Mondo Macabro // 1972 // 85 Minutes // Not Rated
Reviewed by Judge David Johnson // March 4th, 2005
What the %@$#?!!!
Mexican director Juan Lopez Moctezuma crafted this black comedy in the early '70s: part political satire, part horror film, part commentary on the human condition, and all whacked, The Mansion of Madness will hurt your brain.
The Mansion of Madness is loosely based on an Edgar Allan Poe short story, though Poe, even in his most opium-drenched state, would be hard pressed to put together something as nutty as this.
Gaston LeBlanc (Arthur Hansel) is a famous journalist, interested in documenting the goings-on of an infamous sanitarium. Operated by the brilliant Dr. Maillard (Claudio Brook), the asylum has adopted some unique "soothing" treatments for its patients, which basically have them running amok.
As Dr. Maillard walks Gaston through the asylum, the journalist is continuously wowed by the bizarre sights and sounds of the inhabitants. However, the biggest attraction for him is the beautiful Eugenie, Maillard's eccentric, belly-dancing niece. As Gaston spends more time in the Mansion of Madness, it dawns on him that things may actually be weirder than they seem, and prompted by a plea for help by Eugenie -- appearing as a topless, ghostly apparition -- Gaston realizes that Dr. Maillard is not being entirely truthful with him.
Yowzers, what a trip this flick is. The Mansion of Madness is as surreal as it gets. Moctezuma has seemingly thrown open the doors to his subconscious and vomited up some of the weirdest crap I've ever seen in a movie.
The first half of this movie is incoherent. It took me forty minutes before I was able to grasp any kind of concrete narrative thread. This chunk of the film finds Gaston on a tour of the sanitarium with Dr. Maillard. The good doctor takes his guest -- and by proxy, you the befuddled viewer -- through the different rooms of the asylum. There await such characters as the Chicken Man (exactly as it sounds) and a weird proto-punk-looking quasi-New Wave high priestess. Through each room, Maillard babbles on and on in stream-of-consciousness blather that makes zero sense. It's like a deranged Willy Wonka and the Chocolate Factory, and that's saying something.
However, once the boundaries of "what-the-hell-is-this-crap?!" storytelling get stretched to the limit, the film grounds itself with a big reveal:
(SPOILER WARNING, I guess, though the disc synopsis makes no effort to hide this plot twist.)
Maillard is in fact a fraud, and had released the inmates and jailed the guards. So Gaston must contend with faux Maillard and his army of weirdos. Thankfully, at this point the film had embarked on a tack that was easier for me to sink my teeth into. And, in retrospect, this explained Maillard's loony ranting in the beginning; how Gaston didn't pick up on this, though, is beyond me.
Not that the film ceases to be any weirder. It doesn't. Gaston rescues Eugenie from a bizarre ritual where she's covered in grapes, and the two try to escape to the woods, while fending off guards in some odd slapstick scenes, set to even odder music. Hence the comedy aspect of the film. The Mansion of Madness is certainly lighter than the title sounds, and much lighter than the title it went by during its American run: Dr. Tarr's Torture Dungeon.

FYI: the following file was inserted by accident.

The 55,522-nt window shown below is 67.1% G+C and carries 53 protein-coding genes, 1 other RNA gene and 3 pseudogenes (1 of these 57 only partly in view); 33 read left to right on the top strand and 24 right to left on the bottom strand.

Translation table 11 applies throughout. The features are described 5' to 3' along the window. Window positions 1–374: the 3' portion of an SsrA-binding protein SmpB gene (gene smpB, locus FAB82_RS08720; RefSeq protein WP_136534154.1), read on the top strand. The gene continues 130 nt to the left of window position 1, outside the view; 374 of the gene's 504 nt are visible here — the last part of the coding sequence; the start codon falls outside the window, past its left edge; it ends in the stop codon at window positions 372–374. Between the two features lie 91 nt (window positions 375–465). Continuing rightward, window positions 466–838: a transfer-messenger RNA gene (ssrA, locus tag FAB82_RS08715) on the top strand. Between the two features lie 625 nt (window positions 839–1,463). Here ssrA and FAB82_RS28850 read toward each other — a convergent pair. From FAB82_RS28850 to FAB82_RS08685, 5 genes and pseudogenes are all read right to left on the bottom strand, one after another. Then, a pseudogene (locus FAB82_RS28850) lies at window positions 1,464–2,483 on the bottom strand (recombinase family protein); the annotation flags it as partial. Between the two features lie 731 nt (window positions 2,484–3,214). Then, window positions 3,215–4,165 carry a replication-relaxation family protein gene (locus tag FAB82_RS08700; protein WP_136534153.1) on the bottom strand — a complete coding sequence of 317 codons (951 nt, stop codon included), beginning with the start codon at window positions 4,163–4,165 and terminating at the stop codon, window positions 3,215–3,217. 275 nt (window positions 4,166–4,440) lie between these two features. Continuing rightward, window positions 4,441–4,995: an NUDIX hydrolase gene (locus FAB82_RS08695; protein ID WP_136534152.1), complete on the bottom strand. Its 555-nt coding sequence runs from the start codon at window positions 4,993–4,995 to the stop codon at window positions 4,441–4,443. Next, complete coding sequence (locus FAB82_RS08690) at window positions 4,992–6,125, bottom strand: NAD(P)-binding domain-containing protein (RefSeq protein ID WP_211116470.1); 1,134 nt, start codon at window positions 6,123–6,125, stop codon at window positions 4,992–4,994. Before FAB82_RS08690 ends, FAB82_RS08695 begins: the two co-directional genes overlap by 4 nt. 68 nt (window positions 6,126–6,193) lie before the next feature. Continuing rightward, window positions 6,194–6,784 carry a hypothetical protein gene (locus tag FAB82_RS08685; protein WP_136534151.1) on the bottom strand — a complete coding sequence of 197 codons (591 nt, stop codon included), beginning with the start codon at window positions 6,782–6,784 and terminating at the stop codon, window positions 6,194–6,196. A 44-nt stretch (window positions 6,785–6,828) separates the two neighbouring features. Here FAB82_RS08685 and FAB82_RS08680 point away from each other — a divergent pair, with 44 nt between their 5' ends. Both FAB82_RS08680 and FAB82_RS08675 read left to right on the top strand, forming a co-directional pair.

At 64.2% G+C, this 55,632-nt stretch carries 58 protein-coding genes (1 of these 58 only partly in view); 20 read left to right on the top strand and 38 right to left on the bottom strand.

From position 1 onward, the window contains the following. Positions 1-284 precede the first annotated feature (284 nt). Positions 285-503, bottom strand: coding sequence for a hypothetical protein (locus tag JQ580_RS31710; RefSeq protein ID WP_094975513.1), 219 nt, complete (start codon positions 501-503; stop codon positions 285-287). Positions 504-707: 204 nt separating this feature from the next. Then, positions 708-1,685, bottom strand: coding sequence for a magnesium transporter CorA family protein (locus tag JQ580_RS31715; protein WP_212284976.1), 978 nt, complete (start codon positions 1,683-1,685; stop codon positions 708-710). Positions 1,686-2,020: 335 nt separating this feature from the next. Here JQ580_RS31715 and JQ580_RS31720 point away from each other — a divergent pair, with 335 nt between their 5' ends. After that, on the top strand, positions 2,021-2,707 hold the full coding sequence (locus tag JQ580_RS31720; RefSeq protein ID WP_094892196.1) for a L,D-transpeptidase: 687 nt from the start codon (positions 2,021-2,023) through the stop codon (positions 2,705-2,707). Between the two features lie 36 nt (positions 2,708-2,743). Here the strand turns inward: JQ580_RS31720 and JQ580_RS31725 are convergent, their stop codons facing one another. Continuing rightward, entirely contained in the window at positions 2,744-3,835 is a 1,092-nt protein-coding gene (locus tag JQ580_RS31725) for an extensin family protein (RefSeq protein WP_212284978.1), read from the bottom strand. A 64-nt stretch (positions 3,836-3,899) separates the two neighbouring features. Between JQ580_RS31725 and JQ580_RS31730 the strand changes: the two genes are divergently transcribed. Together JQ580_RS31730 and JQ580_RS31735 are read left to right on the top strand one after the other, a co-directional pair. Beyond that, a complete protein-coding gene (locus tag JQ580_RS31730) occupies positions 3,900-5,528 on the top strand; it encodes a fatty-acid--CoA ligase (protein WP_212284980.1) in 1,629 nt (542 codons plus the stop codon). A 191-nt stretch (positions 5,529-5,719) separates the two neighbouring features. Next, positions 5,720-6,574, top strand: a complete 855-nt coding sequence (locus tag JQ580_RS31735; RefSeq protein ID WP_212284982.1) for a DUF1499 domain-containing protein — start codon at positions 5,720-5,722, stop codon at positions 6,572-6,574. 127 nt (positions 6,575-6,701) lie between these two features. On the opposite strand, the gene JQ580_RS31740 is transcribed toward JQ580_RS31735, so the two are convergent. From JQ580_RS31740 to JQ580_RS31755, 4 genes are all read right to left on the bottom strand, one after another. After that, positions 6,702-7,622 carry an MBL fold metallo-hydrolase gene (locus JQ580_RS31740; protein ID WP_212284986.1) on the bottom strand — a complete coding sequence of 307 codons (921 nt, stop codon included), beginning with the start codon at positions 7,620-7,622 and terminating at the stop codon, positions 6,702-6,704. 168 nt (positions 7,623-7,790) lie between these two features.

Apparently, distributors attempted to market the film as a sex-and-gore sleazefest, but when the inevitable boom lowered on the unsuspecting audience these expectations were of course crushed. There's some brief, nonsexual nudity (including a group bathing scene that is more stomach-churning than titillating), and gore is pretty much limited to one gunshot wound.
What The Mansion of Madness is, is a movie that features some underlying social commentary (the effects of total power, the difference between classes), but mainly a vehicle for delivering profoundly bizarre imagery, which is simultaneously compelling and alienating.
This is most likely a work of art born of prolonged exposure to nail polish remover.
Mondo Macabra's treatment of this film is loving, if technically ho-hum. A disclaimer prior to the feature basically says "We tried our best, but the original prints sucked, so don't expect much from the picture quality." Well, it's true: Don't expect much from the picture quality. Some sequences are obviously damaged, and there are plenty of dirt and scratchy moments. But the studio tried (I can't imagine where they dug up the prints), so we'll go easy on them. The Dolby 2.0 mix is thin and just sounds dated. There is little for your speakers to do here except transmit insane dialogue.
This studio does an excellent job framing their films within context, and the extra features on this disc supplement the move well. You get a documentary on Moctezuma, a text interview with the director, and an interview with Hellboy director Guillermo del Toro, in which he praises Moctezuma as a major influence. An "About the Film" essay is small and hard to read, but packed with information.
Too abstract and wacky for my tastes, The Mansion of Madness does have that hard-not-to-watch vibe going because, well, it's so abstract and wacky. Coherence takes shape halfway through the film, but by then you may have already turned it off and watched something less bizarre, like The Wiggles.
Guilty of Drinking a Paint Thinner Frappé Then Making a Crazy Movie in the third degree. Court adjourned.
Review content copyright © 2005 David Johnson; Site layout and review format copyright © 1998 - 2016 HipClick Designs LLC
Scales of Justice
Studio: Mondo Macabro
* Full Frame
* Dolby Digital 2.0 Stereo (English)
* Dolby Digital 2.0 Stereo (Spanish)
Running Time: 85 Minutes
Release Year: 1972
MPAA Rating: Not Rated
* Featurette on the Director
* Interview with Guillermo del Toro
* Text Interview with the Director
* "About the Film" Essay
* Still Gallery